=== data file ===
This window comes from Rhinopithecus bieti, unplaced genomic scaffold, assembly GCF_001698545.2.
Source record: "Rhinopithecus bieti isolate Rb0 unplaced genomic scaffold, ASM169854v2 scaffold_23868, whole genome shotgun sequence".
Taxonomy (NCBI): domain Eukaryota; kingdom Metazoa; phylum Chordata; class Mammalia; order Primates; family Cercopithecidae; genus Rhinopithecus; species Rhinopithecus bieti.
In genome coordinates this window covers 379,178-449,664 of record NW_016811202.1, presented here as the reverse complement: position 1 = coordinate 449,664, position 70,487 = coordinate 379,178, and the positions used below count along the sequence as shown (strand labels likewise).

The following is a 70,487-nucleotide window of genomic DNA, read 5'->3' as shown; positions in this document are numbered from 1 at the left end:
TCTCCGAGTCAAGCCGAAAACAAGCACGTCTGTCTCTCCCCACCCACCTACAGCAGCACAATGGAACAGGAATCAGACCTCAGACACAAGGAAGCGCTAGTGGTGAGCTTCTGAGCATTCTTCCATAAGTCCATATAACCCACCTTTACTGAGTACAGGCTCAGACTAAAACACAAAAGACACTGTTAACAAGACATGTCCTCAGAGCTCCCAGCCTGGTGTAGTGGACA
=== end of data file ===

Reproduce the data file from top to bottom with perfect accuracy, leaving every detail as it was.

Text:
This window comes from Rhinopithecus bieti, unplaced genomic scaffold, assembly GCF_001698545.2.
Source record: "Rhinopithecus bieti isolate Rb0 unplaced genomic scaffold, ASM169854v2 scaffold_23868, whole genome shotgun sequence".
Taxonomy (NCBI): domain Eukaryota; kingdom Metazoa; phylum Chordata; class Mammalia; order Primates; family Cercopithecidae; genus Rhinopithecus; species Rhinopithecus bieti.
In genome coordinates this window covers 379,178-449,664 of record NW_016811202.1, presented here as the reverse complement: position 1 = coordinate 449,664, position 70,487 = coordinate 379,178, and the positions used below count along the sequence as shown (strand labels likewise).

The following is a 70,487-nucleotide window of genomic DNA, read 5'->3' as shown; positions in this document are numbered from 1 at the left end:
TCTCCGAGTCAAGCCGAAAACAAGCACGTCTGTCTCTCCCCACCCACCTACAGCAGCACAATGGAACAGGAATCAGACCTCAGACACAAGGAAGCGCTAGTGGTGAGCTTCTGAGCATTCTTCCATAAGTCCATATAACCCACCTTTACTGAGTACAGGCTCAGACTAAAACACAAAAGACACTGTTAACAAGACATGTCCTCAGAGCTCCCAGCCTGGTGTAGTGGACA